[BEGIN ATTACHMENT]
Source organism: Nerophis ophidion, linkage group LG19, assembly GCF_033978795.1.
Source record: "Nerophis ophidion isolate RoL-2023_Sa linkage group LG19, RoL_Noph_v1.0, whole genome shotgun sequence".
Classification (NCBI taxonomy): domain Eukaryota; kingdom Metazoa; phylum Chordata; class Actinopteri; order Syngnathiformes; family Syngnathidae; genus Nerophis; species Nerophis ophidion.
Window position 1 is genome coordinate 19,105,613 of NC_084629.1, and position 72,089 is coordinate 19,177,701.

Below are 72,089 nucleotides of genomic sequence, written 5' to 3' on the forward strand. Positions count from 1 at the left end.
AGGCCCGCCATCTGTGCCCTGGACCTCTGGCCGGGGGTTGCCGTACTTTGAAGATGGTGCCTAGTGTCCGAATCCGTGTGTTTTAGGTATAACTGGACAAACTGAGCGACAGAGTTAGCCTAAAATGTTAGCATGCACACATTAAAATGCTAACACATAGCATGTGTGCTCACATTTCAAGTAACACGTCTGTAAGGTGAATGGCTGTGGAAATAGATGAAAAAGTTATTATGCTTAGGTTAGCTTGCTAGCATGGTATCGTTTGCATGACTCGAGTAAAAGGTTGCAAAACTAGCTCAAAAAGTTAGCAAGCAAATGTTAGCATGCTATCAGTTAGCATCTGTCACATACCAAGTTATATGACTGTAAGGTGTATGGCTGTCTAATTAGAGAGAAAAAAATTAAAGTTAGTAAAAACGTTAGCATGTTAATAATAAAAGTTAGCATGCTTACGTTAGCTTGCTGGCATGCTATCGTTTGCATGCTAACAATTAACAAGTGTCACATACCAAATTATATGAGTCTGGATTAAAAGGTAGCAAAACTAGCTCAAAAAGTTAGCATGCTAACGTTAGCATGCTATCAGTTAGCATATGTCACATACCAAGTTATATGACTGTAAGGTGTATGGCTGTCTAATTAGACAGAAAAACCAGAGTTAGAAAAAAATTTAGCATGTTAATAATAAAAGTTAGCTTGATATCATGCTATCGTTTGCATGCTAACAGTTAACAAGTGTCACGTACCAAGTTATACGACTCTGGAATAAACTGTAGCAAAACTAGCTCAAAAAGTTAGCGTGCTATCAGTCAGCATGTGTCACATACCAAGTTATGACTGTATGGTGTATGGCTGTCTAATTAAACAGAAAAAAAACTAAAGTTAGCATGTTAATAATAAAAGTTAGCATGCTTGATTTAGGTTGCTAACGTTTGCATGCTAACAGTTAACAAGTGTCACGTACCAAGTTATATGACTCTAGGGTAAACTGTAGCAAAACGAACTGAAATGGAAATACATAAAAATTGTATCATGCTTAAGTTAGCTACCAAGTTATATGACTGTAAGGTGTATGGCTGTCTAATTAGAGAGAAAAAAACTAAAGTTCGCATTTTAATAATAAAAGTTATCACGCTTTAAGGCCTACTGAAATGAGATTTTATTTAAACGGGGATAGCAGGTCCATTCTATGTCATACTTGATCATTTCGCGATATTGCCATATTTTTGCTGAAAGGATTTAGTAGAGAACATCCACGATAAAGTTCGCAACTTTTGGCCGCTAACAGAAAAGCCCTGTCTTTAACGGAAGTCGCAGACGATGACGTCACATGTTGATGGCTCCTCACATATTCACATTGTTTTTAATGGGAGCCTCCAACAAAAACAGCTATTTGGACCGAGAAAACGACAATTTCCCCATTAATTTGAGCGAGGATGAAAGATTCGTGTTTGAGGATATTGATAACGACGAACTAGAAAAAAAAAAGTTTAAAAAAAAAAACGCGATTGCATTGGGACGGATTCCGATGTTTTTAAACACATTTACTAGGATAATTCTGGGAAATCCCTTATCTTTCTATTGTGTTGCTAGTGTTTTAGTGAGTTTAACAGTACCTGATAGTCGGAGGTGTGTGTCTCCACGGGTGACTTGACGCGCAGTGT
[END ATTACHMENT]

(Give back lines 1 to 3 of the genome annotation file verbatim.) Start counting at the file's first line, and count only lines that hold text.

Source organism: Nerophis ophidion, linkage group LG19, assembly GCF_033978795.1.
Source record: "Nerophis ophidion isolate RoL-2023_Sa linkage group LG19, RoL_Noph_v1.0, whole genome shotgun sequence".
Classification (NCBI taxonomy): domain Eukaryota; kingdom Metazoa; phylum Chordata; class Actinopteri; order Syngnathiformes; family Syngnathidae; genus Nerophis; species Nerophis ophidion.